Human beings are desirous of many things – both material and emotional. We like to live comfortably and we need emotional relationships with others to fulfill our desires for intimacy and emotional support. Human beings have aspirations – not only for ourselves but for others too. It has been demonstrated that a discrepancy between aspiration and achievement leads to a sense of frustration and affects self-image – resulting in low self-esteem and probable depression too.
The discrepancy between achievement and aspiration may well apply more in cases of migrants who may feel that they are being stopped from achieving their full potential. Studies from various parts of the world have shown that the rates of mental illnesses are greater in migrants when compared with local populations. This also illustrates the possibility that reasons for migration are important and it is very likely that those who migrate for economic or educational betterment have a much higher predisposition to developing psychiatric disorders. Anti-immigration policies and a sense of not being welcome in the new country can contribute further to a sense of alienation. The other interesting observation is that the second generation of migrants show higher rates of psychiatric disorders suggesting that social factors and discrimination may well be at play. This shows how dreams of achievement and desires do affect individual functioning.
We need desires for a number of reasons. Some of these are related to self-affirmation and others to an inbuilt desire. Freud described our innate sense of love and of death, both of which tend to focus on survival. It is therefore important to understand how these desires play out in our day-to-day functioning. Sexual desires affect not only individuals but wider cultures too. Cultures have been described as sex-negative and sex-positive. Sex-negative cultures see the main purpose of sex as for procreation and not for pleasure, although sex-positive cultures see sexual activity as being for pleasure. The rates of paraphilias (fetishes) are postulated to be higher in sex-positive countries though the data are not very clear.
Fiction can allow us to dream and deal with our fantasies too. When it comes to desire, it is critical that the differences between fact and fiction are recognised at the individual level and also in the wider social context. Desires are culture-specific. In cultures which are modern, the expectation of desire is for material gains. “Keeping up with the Joneses” is the proverb: individuals tend to go for better accommodation, bigger cars etc.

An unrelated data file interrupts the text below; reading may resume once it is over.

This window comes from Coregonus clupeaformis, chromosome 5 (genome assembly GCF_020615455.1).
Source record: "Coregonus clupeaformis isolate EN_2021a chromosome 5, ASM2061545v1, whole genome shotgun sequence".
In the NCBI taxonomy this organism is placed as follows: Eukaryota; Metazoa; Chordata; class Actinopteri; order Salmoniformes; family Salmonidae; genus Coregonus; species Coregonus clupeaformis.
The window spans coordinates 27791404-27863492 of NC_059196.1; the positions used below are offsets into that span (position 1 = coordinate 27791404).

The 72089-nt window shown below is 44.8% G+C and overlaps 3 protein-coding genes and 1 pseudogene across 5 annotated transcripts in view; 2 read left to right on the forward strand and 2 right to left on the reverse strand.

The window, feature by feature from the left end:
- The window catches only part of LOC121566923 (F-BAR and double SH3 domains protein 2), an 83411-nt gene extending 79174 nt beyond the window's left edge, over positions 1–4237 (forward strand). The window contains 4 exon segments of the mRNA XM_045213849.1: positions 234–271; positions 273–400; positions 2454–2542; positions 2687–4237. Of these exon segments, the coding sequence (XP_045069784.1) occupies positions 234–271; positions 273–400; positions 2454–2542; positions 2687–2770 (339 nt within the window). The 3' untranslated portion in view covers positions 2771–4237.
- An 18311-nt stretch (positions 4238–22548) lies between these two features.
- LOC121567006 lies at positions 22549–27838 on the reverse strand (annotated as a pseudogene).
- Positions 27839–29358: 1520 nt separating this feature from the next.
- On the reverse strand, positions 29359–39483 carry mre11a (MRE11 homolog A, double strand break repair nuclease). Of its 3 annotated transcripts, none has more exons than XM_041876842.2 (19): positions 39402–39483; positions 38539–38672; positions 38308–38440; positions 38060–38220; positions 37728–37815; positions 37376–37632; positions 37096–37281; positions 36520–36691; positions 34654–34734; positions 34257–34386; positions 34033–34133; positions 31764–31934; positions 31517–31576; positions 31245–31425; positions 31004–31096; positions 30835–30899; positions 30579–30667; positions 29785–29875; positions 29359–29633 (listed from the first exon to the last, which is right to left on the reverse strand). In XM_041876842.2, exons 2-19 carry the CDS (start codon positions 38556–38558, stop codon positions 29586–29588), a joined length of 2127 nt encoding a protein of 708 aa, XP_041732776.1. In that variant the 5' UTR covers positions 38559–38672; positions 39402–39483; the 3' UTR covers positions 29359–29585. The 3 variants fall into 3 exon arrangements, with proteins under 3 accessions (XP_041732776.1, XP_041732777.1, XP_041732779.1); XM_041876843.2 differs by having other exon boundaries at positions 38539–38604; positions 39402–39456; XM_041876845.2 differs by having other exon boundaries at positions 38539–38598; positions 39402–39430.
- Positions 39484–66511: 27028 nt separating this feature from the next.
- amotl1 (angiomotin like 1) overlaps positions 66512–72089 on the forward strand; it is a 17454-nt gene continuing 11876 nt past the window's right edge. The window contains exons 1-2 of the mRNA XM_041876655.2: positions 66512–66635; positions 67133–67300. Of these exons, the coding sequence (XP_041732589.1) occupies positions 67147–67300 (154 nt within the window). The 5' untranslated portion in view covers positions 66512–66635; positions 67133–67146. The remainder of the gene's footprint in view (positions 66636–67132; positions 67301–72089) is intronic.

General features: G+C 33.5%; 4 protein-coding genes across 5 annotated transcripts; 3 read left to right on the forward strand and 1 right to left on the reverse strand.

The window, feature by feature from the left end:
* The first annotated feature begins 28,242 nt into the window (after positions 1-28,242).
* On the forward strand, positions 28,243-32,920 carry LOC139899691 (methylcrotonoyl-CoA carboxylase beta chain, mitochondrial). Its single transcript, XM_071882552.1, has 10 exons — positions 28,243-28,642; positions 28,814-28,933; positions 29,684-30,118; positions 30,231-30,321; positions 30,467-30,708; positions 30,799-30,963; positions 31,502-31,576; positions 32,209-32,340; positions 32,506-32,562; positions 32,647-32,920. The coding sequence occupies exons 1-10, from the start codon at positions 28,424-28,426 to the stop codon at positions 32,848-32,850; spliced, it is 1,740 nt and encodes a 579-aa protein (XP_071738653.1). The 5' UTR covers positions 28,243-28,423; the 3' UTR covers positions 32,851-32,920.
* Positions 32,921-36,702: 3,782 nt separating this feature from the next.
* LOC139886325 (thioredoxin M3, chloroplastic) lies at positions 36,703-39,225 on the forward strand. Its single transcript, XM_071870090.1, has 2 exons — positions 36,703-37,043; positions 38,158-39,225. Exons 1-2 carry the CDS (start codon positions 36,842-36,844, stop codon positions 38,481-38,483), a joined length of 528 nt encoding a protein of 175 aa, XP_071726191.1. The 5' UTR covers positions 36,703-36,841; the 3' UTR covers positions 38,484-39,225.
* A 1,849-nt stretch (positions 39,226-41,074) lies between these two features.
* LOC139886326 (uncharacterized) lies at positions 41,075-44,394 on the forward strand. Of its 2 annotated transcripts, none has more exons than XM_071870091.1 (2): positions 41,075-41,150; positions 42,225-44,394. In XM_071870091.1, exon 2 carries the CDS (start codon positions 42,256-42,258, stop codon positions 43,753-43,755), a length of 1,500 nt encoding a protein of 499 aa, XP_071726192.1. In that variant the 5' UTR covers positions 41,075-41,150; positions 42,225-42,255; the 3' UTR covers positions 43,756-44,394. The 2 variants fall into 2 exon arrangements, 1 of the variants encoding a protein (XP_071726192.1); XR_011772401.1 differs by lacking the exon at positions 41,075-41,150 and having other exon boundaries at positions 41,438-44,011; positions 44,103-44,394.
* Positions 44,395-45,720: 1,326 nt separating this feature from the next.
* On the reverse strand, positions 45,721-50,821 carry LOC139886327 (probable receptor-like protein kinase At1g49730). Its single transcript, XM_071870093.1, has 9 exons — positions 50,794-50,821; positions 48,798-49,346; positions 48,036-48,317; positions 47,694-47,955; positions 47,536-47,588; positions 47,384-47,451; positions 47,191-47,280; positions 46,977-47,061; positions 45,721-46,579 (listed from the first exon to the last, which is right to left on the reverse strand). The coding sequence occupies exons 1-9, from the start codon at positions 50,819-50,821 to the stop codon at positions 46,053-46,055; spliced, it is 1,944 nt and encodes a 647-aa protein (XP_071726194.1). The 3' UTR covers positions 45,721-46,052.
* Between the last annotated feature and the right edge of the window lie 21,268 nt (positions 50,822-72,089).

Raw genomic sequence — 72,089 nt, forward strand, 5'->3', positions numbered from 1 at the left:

In many cultures, however, the aim is to have these desires displaced. In Hindu culture, for example, life span is divided into four quarters. The first one is of celibacy where individuals are expected to abstain from sex and concentrate on education and learning. The second quarter aims to focus on setting up the household and bringing up children. The third quarter aims to focus on greater social involvement and carrying out social work and the last quarter aims for the individual to give up all worldly goods and attachments and focus on the hereafter. Thus in the latter two quarters there is no real focus on desires.
Studies have shown that jealousy related to relationships and possessions were not described in Communist countries. Is this to do with everybody being equal or a lack of access? It is difficult to be certain whether the attitudes to possessions are set from childhood or develop as individuals grow up. It has also been suggested that the younger generations (i.e. those born between 1978 and 1997) are more likely to be more narcissistic and may have a bigger sense of entitlement and higher self-esteem. It can be argued that more possessions do not generally make any one more satisfied. Does money really buy happiness? Money can certainly buy comfort most of the time. Happiness and contentment are also individual values: depending upon cultural upbringing and cultural values, these may allow individuals to accept their lot or make them strive harder to compete or achieve more. Whether it is sexual or materialistic, desire depends upon cultural values. Cultures dictate how children are brought up and also how their worldviews are formed. The individual is at the heart of social interaction and surrounded by kinship, family and then by the society. However, within that context an individual’s dreams and desires affect their functioning. Even though society and culture define deviance and abnormality, desire remains an individual choice.
Image credit: Hartwig HKD